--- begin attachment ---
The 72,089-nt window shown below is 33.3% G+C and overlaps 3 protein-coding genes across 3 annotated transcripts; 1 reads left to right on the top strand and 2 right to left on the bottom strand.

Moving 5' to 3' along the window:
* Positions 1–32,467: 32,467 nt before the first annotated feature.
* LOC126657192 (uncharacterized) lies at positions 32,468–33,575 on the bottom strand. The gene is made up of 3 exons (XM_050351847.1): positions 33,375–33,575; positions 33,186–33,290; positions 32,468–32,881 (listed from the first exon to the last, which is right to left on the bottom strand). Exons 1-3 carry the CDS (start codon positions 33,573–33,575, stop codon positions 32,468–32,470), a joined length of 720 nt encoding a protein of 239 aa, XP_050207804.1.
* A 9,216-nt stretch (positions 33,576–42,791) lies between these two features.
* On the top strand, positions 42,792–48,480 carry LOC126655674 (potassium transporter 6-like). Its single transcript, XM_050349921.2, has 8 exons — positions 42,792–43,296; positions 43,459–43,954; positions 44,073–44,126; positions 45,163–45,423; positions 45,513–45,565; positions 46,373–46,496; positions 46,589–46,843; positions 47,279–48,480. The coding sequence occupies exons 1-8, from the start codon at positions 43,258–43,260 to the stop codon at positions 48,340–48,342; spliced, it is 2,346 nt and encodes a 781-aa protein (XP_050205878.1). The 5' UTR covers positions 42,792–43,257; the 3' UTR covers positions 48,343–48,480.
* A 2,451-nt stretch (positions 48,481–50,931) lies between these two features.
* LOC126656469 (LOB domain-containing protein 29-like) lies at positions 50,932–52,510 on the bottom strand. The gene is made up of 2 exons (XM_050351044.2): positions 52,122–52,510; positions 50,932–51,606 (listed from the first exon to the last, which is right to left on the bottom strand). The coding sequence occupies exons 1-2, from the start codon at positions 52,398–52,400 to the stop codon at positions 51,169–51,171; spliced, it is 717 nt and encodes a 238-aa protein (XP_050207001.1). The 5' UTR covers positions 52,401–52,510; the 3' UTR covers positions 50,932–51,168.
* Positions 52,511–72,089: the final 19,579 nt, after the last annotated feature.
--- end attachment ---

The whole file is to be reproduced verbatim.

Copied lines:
The 72,089-nt window shown below is 33.3% G+C and overlaps 3 protein-coding genes across 3 annotated transcripts; 1 reads left to right on the top strand and 2 right to left on the bottom strand.

Moving 5' to 3' along the window:
* Positions 1–32,467: 32,467 nt before the first annotated feature.
* LOC126657192 (uncharacterized) lies at positions 32,468–33,575 on the bottom strand. The gene is made up of 3 exons (XM_050351847.1): positions 33,375–33,575; positions 33,186–33,290; positions 32,468–32,881 (listed from the first exon to the last, which is right to left on the bottom strand). Exons 1-3 carry the CDS (start codon positions 33,573–33,575, stop codon positions 32,468–32,470), a joined length of 720 nt encoding a protein of 239 aa, XP_050207804.1.
* A 9,216-nt stretch (positions 33,576–42,791) lies between these two features.
* On the top strand, positions 42,792–48,480 carry LOC126655674 (potassium transporter 6-like). Its single transcript, XM_050349921.2, has 8 exons — positions 42,792–43,296; positions 43,459–43,954; positions 44,073–44,126; positions 45,163–45,423; positions 45,513–45,565; positions 46,373–46,496; positions 46,589–46,843; positions 47,279–48,480. The coding sequence occupies exons 1-8, from the start codon at positions 43,258–43,260 to the stop codon at positions 48,340–48,342; spliced, it is 2,346 nt and encodes a 781-aa protein (XP_050205878.1). The 5' UTR covers positions 42,792–43,257; the 3' UTR covers positions 48,343–48,480.
* A 2,451-nt stretch (positions 48,481–50,931) lies between these two features.
* LOC126656469 (LOB domain-containing protein 29-like) lies at positions 50,932–52,510 on the bottom strand. The gene is made up of 2 exons (XM_050351044.2): positions 52,122–52,510; positions 50,932–51,606 (listed from the first exon to the last, which is right to left on the bottom strand). The coding sequence occupies exons 1-2, from the start codon at positions 52,398–52,400 to the stop codon at positions 51,169–51,171; spliced, it is 717 nt and encodes a 238-aa protein (XP_050207001.1). The 5' UTR covers positions 52,401–52,510; the 3' UTR covers positions 50,932–51,168.
* Positions 52,511–72,089: the final 19,579 nt, after the last annotated feature.